Dancing in the Fields : Imagined Landscapes and Virtual Locality in Indigenous Andean Music Videos. / Stobart, Henry.

In: TRANS-Revista Transcultural de Música/Transcultural Music Review, Vol. 20, 12.2016, p. 1-29.

Research output: Contribution to journalArticlepeer-review

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Dancing in the Fields : Imagined Landscapes and Virtual Locality in Indigenous Andean Music Videos. / Stobart, Henry.

In: TRANS-Revista Transcultural de Música/Transcultural Music Review, Vol. 20, 12.2016, p. 1-29.

Research output: Contribution to journalArticlepeer-review

Harvard

APA

Vancouver

Stobart H. Dancing in the Fields: Imagined Landscapes and Virtual Locality in Indigenous Andean Music Videos. TRANS-Revista Transcultural de Música/Transcultural Music Review. 2016 Dec;20:1-29.

Author

Stobart, Henry. / Dancing in the Fields : Imagined Landscapes and Virtual Locality in Indigenous Andean Music Videos. In: TRANS-Revista Transcultural de Música/Transcultural Music Review. 2016 ; Vol. 20. pp. 1-29.

BibTeX

@article{19e59c3954034a11b685391bfa21b6e1,
title = "Dancing in the Fields: Imagined Landscapes and Virtual Locality in Indigenous Andean Music Videos",
abstract = "The move from analogue audio cassette to digital VCD (Video Compact Disc) in around 2003, as a primary format for recorded music, opened up a new era for music production and consumption in the Bolivian Andes. This cheap digital technology both created new regional markets among low-income indigenous people, quickly making it almost unthinkable for regional artists to produce a commercial music recording without video images. This paper explores the character of these images, reflecting in particular on the tendency to depict musicians and dancers performing in rural landscapes. It charts a long association between Andean music and landscape, both in the global imagination and in local practices, relating this to the idea of an Andean arcadia; a concept rooted in European classical imaginaries. It also goes behind the scenes and explores the class-related practices, values and priorities of music video producers, and how these play out in different genres.",
keywords = "Lansdcape, indigeneity, music video, Bolivia, Andes, VCD",
author = "Henry Stobart",
year = "2016",
month = dec,
language = "English",
volume = "20",
pages = "1--29",
journal = "TRANS-Revista Transcultural de M{\'u}sica/Transcultural Music Review",
issn = "1697-0101",

}

RIS

TY - JOUR

T1 - Dancing in the Fields

T2 - Imagined Landscapes and Virtual Locality in Indigenous Andean Music Videos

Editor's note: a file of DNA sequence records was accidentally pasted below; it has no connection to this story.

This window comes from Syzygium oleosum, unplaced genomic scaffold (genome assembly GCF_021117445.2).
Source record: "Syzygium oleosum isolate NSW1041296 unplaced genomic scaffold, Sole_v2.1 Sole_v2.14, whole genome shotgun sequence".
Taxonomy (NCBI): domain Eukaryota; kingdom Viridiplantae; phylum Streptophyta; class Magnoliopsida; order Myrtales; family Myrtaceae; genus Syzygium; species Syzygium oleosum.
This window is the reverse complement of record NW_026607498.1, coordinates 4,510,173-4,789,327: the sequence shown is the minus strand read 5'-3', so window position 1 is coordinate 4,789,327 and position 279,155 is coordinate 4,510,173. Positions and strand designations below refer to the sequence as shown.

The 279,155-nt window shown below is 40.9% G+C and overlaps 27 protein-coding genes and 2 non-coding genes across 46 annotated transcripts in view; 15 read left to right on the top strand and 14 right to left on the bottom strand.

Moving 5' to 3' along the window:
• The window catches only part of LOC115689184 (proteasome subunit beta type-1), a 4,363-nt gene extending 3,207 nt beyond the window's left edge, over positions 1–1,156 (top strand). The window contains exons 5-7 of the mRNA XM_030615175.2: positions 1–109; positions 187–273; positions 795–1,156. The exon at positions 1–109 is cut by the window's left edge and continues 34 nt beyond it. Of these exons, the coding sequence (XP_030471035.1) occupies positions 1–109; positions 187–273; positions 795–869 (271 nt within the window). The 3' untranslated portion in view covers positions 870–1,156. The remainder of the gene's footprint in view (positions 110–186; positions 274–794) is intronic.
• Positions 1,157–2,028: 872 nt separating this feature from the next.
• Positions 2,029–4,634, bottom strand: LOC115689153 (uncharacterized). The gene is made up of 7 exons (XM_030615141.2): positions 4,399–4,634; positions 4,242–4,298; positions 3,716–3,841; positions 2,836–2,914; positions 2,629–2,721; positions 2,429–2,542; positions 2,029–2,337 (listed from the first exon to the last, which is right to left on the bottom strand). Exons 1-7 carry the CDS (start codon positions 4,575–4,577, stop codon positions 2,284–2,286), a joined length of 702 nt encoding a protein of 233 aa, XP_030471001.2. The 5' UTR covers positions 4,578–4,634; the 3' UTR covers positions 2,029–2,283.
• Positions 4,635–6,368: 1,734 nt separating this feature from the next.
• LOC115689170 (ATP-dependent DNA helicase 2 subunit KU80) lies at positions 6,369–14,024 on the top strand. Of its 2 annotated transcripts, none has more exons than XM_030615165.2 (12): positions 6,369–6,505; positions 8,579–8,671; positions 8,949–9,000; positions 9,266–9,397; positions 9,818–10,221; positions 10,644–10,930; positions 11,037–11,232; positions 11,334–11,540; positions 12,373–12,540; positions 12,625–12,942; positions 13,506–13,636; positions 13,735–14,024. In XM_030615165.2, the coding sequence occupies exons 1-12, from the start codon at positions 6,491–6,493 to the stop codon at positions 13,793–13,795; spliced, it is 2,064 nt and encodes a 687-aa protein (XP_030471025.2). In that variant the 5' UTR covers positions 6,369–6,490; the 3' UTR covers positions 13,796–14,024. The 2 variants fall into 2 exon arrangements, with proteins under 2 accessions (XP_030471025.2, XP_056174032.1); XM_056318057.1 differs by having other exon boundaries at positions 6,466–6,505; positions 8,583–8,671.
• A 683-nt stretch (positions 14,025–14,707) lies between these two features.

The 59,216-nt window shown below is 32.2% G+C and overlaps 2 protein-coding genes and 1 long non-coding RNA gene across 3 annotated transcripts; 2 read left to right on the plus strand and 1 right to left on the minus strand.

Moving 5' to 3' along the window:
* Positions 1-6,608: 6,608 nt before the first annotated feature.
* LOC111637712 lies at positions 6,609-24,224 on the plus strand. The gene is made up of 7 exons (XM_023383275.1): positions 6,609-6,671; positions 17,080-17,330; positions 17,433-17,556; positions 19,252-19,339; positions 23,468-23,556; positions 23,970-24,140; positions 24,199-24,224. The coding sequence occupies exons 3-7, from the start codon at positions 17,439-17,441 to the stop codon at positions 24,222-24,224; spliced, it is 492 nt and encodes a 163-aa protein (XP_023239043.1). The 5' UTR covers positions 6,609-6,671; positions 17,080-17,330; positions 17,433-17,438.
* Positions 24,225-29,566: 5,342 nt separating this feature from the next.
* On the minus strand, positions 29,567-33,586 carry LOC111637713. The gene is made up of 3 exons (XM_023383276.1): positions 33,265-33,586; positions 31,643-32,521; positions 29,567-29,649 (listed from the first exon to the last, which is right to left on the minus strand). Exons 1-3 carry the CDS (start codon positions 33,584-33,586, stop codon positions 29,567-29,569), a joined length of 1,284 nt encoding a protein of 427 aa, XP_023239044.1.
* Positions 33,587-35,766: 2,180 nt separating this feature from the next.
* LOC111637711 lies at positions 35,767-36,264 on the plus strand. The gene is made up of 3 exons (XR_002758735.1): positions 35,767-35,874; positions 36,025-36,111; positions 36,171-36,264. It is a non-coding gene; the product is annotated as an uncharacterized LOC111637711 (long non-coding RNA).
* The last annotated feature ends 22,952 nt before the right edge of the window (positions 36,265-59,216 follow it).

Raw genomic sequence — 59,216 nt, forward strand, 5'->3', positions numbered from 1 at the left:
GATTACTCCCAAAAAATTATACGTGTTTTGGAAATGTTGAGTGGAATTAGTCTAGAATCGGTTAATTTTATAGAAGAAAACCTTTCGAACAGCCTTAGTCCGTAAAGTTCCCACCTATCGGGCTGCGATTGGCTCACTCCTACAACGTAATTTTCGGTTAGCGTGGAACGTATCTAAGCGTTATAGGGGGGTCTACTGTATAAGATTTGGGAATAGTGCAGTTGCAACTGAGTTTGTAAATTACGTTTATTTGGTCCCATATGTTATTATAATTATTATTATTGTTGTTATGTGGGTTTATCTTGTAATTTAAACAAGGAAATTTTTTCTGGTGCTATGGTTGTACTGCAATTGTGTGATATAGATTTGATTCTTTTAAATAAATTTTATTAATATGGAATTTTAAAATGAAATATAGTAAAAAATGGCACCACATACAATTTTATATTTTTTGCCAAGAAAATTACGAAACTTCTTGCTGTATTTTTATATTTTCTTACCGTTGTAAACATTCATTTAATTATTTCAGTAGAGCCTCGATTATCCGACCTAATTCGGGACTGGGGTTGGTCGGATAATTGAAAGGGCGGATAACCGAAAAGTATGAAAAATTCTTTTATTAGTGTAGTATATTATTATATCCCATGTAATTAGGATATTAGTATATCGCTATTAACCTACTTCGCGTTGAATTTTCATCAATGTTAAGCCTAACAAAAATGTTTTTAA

AU - Stobart, Henry

PY - 2016/12

Y1 - 2016/12

N2 - The move from analogue audio cassette to digital VCD (Video Compact Disc) in around 2003, as a primary format for recorded music, opened up a new era for music production and consumption in the Bolivian Andes. This cheap digital technology both created new regional markets among low-income indigenous people, quickly making it almost unthinkable for regional artists to produce a commercial music recording without video images. This paper explores the character of these images, reflecting in particular on the tendency to depict musicians and dancers performing in rural landscapes. It charts a long association between Andean music and landscape, both in the global imagination and in local practices, relating this to the idea of an Andean arcadia; a concept rooted in European classical imaginaries. It also goes behind the scenes and explores the class-related practices, values and priorities of music video producers, and how these play out in different genres.

AB - The move from analogue audio cassette to digital VCD (Video Compact Disc) in around 2003, as a primary format for recorded music, opened up a new era for music production and consumption in the Bolivian Andes. This cheap digital technology both created new regional markets among low-income indigenous people, quickly making it almost unthinkable for regional artists to produce a commercial music recording without video images. This paper explores the character of these images, reflecting in particular on the tendency to depict musicians and dancers performing in rural landscapes. It charts a long association between Andean music and landscape, both in the global imagination and in local practices, relating this to the idea of an Andean arcadia; a concept rooted in European classical imaginaries. It also goes behind the scenes and explores the class-related practices, values and priorities of music video producers, and how these play out in different genres.

KW - Lansdcape

KW - indigeneity

KW - music video

KW - Bolivia

KW - Andes

KW - VCD

M3 - Article

VL - 20

SP - 1

EP - 29

JO - TRANS-Revista Transcultural de Música/Transcultural Music Review

JF - TRANS-Revista Transcultural de Música/Transcultural Music Review

SN - 1697-0101

ER -